The best way to observe a fish is to
become a fish sequence its genome.
– Adapted from Jacques Yves Costeau
The speciation of Coptodon cichlids might have been driven by smell.
African cichlids are a textbook example of rapid speciation. In the lakes of East Africa, thousands of species have originated in the geological blink of an eye (check these excellent reviews by Thomas Kocher and Ole Seehausen for more detailed information). A recent study in Molecular Ecology investigated one of the many cichlid radiations and uncovered a peculiar pattern of gene flow.
Three isolated lakes in Cameroon house four cichlid radiations. Two of these lakes are crater lakes, while the third one (Lake Ejagham) is probably the result of a meteor impact. The latter lake houses four species of Coptodon cichlids. Previous work found evidence for gene flow from river populations into this lake. Jelmer Poelstra and his colleagues explored the evolutionary history of these cichlids in more detail.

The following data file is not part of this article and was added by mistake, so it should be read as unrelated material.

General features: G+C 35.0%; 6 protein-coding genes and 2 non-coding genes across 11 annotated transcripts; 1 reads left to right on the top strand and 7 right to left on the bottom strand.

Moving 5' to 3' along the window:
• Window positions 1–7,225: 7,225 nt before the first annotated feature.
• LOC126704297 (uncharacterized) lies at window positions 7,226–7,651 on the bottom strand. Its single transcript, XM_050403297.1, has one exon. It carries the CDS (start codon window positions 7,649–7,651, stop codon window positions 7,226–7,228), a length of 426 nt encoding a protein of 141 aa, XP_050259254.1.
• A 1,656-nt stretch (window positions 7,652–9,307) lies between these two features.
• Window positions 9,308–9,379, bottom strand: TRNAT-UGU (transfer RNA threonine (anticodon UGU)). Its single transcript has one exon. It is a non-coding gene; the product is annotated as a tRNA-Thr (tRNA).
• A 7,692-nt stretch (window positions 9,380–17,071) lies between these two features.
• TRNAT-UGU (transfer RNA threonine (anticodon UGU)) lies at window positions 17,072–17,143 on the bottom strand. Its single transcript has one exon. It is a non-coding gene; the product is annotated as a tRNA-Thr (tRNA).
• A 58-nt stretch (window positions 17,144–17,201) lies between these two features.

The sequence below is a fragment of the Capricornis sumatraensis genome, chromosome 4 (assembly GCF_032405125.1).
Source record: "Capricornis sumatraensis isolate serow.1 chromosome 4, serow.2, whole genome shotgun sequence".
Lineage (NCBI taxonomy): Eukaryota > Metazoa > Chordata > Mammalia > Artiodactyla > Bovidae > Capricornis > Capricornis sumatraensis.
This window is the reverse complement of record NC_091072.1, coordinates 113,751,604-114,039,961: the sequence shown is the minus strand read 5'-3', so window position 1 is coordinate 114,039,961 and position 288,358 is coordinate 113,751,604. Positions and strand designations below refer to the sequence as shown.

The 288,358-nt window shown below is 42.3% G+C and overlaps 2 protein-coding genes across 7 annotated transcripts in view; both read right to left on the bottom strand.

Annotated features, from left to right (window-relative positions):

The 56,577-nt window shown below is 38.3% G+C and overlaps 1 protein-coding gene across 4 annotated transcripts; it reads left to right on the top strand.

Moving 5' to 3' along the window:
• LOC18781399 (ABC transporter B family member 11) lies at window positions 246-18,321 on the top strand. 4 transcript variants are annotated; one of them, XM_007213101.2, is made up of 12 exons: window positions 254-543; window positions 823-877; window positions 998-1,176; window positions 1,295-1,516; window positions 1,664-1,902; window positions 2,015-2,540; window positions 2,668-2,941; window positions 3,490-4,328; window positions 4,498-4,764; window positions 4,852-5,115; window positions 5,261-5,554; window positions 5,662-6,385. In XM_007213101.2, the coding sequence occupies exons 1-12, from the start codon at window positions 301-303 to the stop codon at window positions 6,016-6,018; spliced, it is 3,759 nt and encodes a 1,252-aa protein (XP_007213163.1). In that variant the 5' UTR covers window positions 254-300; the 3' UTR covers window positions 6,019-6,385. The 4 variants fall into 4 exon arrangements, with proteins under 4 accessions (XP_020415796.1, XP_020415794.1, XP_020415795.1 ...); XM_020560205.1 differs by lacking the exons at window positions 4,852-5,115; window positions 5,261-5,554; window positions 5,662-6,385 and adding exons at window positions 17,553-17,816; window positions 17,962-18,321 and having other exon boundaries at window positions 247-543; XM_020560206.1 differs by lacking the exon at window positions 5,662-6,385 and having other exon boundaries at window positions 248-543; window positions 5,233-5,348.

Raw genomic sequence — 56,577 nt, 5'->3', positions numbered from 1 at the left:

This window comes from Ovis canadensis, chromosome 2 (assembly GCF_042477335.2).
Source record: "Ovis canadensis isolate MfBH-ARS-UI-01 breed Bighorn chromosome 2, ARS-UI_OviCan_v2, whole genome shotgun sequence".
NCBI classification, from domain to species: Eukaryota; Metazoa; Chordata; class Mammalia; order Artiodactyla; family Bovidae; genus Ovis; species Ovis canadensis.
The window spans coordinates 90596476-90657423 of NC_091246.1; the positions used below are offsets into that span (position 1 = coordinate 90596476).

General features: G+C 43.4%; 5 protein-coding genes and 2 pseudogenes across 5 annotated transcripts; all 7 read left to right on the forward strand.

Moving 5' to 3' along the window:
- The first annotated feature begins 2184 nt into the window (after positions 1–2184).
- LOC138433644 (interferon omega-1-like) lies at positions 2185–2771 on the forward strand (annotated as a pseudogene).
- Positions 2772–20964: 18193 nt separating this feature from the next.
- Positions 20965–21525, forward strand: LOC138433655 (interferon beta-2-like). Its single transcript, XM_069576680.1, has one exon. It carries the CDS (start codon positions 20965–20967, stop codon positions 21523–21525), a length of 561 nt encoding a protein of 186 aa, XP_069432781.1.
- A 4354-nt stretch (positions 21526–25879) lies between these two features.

The researchers sequenced the genomes of three species in the lake (C. fusiforme, C. deckerti and C. ejagham) and two riverine species (C. guineensis and the undescribed C. sp. “Mamfé”). The comparison of these genomes confirmed the results from the previous study: there has been gene flow from riverine species into Lake Ejagham.
Further analyses revealed that a particular genomic region was transferred from C. sp. “Mamfé” into C. deckerti and C. ejagham. This transfer happened just before the divergence of the latter two species. Could this genomic region have initiated a speciation event?
Interestingly, this genomic regions contained a cluster of eight olfactory receptor genes. Olfactory receptors – “smell genes” if you will – have often been linked to the origin of new species. Several fish species use smell to recognize members from their species. Whether smell has also been important in the Coptodon radiation remains to be investigated, but it seems like a plausible scenario.
Poelstra, J.W., Richards, E.J. & Martin, C.H. (2018) Speciation in sympatry with ongoing secondary gene flow and a potential olfactory trigger in a radiation of Cameroon cichlids. Molecular Ecology.